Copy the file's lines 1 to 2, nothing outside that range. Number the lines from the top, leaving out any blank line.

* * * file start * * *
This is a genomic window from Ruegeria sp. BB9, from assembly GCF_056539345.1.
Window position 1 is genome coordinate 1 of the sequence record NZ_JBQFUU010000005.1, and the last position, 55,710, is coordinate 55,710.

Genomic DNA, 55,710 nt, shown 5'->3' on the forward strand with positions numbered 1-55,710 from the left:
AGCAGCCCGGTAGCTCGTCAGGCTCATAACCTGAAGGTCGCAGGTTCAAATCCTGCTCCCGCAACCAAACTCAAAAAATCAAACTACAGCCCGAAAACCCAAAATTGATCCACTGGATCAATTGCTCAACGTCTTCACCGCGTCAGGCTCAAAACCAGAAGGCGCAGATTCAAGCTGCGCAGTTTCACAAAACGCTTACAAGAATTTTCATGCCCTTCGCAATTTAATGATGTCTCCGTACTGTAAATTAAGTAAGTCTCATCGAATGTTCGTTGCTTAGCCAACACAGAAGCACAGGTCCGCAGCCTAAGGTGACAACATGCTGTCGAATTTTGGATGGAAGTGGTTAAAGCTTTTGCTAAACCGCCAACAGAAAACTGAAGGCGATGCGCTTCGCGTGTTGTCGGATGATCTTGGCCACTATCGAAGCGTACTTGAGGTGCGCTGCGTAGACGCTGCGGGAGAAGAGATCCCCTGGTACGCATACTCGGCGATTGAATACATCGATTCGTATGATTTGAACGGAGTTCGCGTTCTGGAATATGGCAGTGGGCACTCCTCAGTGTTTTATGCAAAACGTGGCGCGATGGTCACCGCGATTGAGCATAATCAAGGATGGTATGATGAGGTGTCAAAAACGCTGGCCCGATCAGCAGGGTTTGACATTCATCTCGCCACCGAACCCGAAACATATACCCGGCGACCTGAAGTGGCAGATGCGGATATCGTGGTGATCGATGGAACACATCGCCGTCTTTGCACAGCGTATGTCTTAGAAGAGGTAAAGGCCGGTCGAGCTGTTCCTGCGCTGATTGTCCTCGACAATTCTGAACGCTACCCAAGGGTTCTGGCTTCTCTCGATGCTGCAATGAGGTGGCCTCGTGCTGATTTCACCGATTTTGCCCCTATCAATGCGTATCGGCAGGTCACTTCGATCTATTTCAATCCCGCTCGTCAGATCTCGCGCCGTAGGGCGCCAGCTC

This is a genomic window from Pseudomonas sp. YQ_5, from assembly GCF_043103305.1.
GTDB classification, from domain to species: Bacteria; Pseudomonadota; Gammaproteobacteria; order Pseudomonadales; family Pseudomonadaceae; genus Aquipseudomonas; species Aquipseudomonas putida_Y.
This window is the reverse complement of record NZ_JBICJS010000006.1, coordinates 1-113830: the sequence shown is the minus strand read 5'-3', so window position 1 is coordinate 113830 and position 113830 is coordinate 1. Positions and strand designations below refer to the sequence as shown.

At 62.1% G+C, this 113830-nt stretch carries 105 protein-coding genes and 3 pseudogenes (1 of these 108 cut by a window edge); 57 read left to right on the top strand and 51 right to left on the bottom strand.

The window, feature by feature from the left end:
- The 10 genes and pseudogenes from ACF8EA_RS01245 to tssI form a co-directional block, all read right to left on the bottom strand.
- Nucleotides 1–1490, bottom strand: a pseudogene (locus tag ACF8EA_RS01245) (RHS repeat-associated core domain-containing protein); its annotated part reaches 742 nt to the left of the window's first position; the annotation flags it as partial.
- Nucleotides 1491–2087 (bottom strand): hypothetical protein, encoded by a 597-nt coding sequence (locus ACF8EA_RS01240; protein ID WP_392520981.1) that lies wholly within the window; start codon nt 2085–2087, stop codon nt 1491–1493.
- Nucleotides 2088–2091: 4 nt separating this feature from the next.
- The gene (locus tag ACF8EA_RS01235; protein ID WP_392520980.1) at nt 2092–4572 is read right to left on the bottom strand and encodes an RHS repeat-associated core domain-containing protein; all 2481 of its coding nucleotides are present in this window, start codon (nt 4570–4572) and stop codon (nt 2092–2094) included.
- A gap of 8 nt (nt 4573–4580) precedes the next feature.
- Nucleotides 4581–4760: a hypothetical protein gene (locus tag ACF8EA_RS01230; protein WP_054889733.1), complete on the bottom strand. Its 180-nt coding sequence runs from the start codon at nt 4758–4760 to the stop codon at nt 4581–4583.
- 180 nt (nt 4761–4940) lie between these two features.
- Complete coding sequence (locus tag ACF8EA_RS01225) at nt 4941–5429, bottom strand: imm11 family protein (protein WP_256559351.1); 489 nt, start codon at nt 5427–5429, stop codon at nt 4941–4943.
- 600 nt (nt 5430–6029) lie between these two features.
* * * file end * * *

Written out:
This is a genomic window from Ruegeria sp. BB9, from assembly GCF_056539345.1.
Window position 1 is genome coordinate 1 of the sequence record NZ_JBQFUU010000005.1, and the last position, 55,710, is coordinate 55,710.